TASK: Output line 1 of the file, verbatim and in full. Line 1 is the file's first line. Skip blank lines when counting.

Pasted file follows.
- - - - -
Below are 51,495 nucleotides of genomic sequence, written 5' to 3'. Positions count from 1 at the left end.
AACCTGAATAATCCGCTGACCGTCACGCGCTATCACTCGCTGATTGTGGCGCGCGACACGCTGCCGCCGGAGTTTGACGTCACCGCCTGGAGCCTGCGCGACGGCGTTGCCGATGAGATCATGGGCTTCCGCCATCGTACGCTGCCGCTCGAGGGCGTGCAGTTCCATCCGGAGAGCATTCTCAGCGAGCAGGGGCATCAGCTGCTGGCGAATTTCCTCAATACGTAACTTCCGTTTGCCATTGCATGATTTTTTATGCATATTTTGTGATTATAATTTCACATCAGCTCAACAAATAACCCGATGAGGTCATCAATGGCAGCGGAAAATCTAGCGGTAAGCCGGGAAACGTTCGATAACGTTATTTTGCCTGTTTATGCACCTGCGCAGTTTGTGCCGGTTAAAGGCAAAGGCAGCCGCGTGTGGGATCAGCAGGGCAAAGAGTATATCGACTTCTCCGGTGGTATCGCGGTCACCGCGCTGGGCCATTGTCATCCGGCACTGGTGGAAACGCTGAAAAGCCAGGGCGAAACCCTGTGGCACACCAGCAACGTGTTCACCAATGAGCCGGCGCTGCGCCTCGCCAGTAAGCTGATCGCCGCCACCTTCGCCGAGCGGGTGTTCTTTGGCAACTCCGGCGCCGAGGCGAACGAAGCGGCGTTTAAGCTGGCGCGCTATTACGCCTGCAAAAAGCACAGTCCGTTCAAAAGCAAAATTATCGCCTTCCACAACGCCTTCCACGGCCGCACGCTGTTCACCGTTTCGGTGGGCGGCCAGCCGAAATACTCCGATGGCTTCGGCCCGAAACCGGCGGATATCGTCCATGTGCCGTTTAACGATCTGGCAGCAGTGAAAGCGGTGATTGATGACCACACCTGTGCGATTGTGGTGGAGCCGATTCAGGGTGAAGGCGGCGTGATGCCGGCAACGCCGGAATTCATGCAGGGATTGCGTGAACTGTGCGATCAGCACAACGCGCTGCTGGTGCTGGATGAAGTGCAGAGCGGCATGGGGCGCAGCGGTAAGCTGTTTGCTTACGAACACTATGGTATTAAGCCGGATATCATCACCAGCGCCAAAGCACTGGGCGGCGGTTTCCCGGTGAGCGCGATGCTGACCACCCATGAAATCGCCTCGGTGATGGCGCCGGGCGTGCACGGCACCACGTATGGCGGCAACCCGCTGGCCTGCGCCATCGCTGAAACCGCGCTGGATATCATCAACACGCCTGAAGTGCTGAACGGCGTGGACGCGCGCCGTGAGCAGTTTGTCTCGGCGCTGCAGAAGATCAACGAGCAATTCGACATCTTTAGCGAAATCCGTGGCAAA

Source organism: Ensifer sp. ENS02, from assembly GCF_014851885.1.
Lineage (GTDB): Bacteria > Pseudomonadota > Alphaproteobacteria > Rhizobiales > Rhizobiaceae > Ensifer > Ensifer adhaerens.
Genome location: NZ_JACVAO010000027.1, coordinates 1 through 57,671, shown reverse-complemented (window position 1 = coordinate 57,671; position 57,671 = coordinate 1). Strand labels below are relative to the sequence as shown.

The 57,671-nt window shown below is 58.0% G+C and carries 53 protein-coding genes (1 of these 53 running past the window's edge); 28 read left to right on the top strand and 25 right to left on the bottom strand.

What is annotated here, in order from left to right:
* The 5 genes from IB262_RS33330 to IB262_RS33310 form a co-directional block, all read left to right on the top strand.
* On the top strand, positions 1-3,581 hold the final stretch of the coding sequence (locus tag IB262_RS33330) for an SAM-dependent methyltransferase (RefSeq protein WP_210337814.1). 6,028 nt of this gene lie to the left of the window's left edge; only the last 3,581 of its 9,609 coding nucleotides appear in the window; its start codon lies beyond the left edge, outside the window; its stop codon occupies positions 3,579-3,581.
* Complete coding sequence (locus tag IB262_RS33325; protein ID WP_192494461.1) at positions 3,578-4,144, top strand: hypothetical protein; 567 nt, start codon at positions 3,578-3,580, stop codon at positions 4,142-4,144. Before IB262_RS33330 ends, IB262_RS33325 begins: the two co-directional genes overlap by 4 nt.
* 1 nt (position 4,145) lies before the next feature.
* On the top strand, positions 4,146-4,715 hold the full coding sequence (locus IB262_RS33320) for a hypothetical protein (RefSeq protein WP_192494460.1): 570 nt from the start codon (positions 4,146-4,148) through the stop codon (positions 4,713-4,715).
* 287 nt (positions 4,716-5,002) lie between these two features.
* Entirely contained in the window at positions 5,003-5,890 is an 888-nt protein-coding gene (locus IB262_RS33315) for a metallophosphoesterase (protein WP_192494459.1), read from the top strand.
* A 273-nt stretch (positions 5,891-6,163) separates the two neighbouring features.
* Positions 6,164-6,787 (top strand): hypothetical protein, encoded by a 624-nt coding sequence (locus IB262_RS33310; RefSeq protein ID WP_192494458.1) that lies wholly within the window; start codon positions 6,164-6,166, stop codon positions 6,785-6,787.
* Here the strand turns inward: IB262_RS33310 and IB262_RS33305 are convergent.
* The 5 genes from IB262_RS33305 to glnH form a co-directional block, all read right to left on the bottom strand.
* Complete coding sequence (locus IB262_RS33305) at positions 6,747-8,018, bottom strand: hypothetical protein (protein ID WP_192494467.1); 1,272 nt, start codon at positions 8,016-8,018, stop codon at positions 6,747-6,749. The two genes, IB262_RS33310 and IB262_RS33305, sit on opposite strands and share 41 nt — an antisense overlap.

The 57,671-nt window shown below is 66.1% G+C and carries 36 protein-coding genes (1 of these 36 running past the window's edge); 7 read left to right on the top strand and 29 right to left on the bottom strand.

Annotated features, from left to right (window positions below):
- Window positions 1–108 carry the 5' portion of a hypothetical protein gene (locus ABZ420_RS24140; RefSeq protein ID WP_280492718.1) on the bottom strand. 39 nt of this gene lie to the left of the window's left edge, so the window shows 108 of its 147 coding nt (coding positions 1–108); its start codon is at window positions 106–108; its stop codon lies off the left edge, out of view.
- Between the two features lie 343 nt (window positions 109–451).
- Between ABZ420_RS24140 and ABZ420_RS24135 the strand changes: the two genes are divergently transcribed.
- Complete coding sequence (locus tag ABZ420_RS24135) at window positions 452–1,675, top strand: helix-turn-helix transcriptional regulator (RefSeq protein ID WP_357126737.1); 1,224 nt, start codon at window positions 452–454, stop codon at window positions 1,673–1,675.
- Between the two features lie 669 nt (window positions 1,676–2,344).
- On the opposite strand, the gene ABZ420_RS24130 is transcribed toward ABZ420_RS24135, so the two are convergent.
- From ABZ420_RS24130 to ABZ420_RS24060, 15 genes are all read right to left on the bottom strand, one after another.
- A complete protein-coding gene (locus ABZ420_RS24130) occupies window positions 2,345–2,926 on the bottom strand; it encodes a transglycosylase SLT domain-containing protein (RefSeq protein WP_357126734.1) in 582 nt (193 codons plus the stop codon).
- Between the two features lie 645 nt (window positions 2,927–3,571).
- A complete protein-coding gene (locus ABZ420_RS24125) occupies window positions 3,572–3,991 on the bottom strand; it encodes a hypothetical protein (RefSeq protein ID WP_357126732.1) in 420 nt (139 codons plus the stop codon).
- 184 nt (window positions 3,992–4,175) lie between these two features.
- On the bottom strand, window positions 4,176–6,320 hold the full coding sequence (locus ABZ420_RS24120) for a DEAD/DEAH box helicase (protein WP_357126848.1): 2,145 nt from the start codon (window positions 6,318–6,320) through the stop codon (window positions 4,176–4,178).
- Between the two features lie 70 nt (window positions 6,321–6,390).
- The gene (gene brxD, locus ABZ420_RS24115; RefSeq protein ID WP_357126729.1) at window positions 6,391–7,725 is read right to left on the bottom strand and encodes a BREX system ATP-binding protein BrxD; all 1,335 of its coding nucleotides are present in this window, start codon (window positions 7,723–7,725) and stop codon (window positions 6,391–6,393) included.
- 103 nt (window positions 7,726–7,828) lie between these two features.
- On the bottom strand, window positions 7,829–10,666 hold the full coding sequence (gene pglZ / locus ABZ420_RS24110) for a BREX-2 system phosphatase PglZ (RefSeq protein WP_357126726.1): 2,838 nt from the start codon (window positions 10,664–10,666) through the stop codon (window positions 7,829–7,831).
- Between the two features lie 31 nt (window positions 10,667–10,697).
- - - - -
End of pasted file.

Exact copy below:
Below are 51,495 nucleotides of genomic sequence, written 5' to 3'. Positions count from 1 at the left end.